Kevin Magee 4th – Watching how sharp he looked during Sunday warm-up whilst I was standing at the fence at Southern Loop, I speculated that Magoo would be up there with the lead group, and if the cards fell his way, he could well challenge for a podium position. For once I was right, as Kevin mixed it with the top three for pretty much the entire race. Magee recorded the fastest trap speed of the event with 299kmh, and was looking good for 1989, but it came to a near tragic end a week later when Bubba Shobert collided with the Aussie in a blameless slow-down lap incident at Laguna Seca. Shobert never raced again and Kevin suffered a badly broken leg. Kev’s mug has been seen on Fox Sports for well over a decade.
Kevin Schwantz DNF – Claiming pole with a sizzling 1m34.99, the tall Texan was the man to beat but highsided out of MG on lap one, his glove flying into the air. Kevin oft tells the story of getting a ride back to the medical centre in a car nursing an injured wrist, and a total stranger beside him giving him sage advice. “This guy was telling me, ‘you’ll come back from this, you just have to be a bit more patient’, and ‘I’ve been there before and I know how it feels’,” said Schwantz. “I was thinking, ‘who the hell is this guy?’ It was Gregg Hansford.” Schwantz now runs a race school and was manager of the 2008 Red Bull Rookies series in America.
Freddie Spencer DNF – After ‘officially’ retiring in early 1988 following a series of mysterious absences, Freddie was signed by the Marlboro Yamaha team in its last guise under Giacomo Agostini’s management. As the front four scooted away in the early laps, Spencer clawed back “an enormous amount of ground” as Sheene called it, and was only a few laps from hunting them down when he ran off at Siberia, and was so angry that the very Christian Spencer swore as marshals helped him away. How fast was Freddie? Standing at Lukey Heights during one session, I looked across to see who was fastest onto the straight. Out of Schwantz, Rainey, Gardner, Sarron, Lawson etc, the Fred was visibly faster getting onto the front chute, lap after lap. Spencer’s long-time race school sadly went broke last year.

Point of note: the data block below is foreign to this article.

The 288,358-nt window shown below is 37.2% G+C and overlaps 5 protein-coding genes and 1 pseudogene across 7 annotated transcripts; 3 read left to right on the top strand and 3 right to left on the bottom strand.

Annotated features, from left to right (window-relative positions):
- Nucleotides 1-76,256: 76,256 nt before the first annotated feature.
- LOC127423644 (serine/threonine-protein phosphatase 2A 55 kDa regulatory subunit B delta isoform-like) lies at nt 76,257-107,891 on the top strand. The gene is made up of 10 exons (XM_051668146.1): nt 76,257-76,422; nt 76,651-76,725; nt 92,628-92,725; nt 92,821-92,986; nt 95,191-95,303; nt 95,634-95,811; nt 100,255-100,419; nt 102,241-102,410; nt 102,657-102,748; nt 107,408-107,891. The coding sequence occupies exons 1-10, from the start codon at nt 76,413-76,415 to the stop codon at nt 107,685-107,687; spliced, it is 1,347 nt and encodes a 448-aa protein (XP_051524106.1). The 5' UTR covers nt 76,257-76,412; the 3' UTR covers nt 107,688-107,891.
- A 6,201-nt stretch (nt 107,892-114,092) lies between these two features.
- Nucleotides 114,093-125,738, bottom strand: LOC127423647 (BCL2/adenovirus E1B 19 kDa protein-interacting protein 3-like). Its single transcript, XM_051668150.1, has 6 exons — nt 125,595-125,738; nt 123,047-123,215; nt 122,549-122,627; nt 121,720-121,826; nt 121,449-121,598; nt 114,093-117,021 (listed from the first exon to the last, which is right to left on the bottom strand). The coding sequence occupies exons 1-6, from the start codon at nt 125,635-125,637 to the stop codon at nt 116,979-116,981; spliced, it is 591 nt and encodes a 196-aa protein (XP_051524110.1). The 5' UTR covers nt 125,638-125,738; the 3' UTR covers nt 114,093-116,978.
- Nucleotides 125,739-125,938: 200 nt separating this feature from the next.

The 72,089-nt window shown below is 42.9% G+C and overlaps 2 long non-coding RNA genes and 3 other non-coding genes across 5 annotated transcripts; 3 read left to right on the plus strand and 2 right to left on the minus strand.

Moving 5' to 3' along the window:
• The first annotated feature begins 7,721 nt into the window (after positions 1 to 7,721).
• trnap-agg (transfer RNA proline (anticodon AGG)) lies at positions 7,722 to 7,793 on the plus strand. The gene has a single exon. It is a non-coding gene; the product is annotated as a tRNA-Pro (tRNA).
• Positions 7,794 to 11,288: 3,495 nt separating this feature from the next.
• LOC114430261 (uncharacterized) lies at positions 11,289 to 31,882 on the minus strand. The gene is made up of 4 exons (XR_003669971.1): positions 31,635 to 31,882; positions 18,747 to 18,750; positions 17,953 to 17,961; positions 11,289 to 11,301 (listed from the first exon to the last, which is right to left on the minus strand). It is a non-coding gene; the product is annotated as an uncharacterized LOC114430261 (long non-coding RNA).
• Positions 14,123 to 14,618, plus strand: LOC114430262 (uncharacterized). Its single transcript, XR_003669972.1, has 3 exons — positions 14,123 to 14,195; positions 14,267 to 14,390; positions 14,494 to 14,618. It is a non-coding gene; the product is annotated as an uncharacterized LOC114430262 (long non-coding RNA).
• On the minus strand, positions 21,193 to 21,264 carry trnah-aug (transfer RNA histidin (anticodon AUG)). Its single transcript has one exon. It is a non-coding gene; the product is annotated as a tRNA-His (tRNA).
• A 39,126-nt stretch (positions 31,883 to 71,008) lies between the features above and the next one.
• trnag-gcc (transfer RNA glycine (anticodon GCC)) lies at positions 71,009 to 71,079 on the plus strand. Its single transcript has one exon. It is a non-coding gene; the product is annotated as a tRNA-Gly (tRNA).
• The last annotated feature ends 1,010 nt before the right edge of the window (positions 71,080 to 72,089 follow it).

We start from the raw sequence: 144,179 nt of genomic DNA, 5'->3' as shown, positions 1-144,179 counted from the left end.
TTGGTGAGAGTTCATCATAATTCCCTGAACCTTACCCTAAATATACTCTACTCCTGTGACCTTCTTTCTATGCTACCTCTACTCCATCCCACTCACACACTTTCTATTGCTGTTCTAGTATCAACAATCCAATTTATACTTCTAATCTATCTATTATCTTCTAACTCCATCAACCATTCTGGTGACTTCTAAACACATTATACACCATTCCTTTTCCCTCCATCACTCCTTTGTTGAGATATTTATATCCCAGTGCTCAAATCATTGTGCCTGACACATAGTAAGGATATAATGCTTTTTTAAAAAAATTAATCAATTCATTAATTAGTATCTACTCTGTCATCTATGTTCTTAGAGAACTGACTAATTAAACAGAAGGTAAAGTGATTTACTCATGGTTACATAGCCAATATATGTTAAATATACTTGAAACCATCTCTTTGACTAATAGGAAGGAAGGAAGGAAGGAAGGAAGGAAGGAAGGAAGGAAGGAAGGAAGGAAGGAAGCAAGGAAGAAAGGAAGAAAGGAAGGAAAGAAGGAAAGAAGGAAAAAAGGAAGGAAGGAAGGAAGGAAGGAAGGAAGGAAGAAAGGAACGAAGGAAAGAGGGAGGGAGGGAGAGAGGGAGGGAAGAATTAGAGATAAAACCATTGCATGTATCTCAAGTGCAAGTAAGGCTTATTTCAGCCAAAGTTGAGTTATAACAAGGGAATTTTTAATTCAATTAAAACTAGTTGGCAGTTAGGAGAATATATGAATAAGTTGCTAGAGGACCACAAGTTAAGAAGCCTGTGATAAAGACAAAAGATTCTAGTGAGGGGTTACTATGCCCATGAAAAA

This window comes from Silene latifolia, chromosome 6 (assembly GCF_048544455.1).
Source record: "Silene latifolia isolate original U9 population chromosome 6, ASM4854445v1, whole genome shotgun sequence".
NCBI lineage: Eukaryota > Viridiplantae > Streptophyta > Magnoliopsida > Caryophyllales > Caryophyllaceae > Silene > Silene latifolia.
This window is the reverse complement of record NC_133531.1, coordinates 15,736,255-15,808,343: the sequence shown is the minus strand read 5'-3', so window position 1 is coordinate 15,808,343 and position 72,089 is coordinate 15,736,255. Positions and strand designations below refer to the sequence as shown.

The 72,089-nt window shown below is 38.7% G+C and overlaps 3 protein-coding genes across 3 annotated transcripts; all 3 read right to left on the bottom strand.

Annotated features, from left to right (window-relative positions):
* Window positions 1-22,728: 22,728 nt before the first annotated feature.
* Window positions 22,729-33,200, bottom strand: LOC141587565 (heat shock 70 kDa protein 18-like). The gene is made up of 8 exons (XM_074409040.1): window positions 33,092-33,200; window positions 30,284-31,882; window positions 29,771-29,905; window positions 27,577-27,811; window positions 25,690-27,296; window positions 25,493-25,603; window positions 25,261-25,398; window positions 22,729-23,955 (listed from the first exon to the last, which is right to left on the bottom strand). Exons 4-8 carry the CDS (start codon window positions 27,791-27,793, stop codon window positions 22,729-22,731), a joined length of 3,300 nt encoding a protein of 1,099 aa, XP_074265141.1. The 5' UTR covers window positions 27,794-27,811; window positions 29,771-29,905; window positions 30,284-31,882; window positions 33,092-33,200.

Frankie Chili DNF – The fastest lap of the race went to surprise packet Franke Chili on his V-four HB Honda NSR500. My grandstand seat was right on the speed trap at the end of the straight, and Frankie was simply electrifying entering turn one throughout practice and qualifying. His fastest lap time of 1m35.28 set on Pirelli tyres was so surprise to me, but his race didn’t last long when he lost the front-end at the Hayshed after setting his sizzling lap. After retiring from WSBK several years ago, Frankie took up TV commentating in Italy and now manages the Guandalini Ducati WSBK team.
There are a number of people and events that should also be noted on this anniversary. Promoter Bob Barnard for his vision and determination, the Nine Network’s brilliant TV coverage headed by Barry Sheene, Darrell Eastlake and Ken Sutcliffe, German privateer Michael Rudroff who scuttled Gardner off in warm-up, Randy Mamola’s speccy get-off when the throttle on his Cagiva got stuck entering Siberia, Kel Carruthers’ 250kmh plus test runs of Niall Mackenzie’s YZR500 during Saturday lunch wearing his team overalls, Robbie Phillis’s spill during the Aussie Superbike support race at turn 12 and Aaron Slight’s subsequent 200kmh slide on the grass.
Here’s to the next 20 years!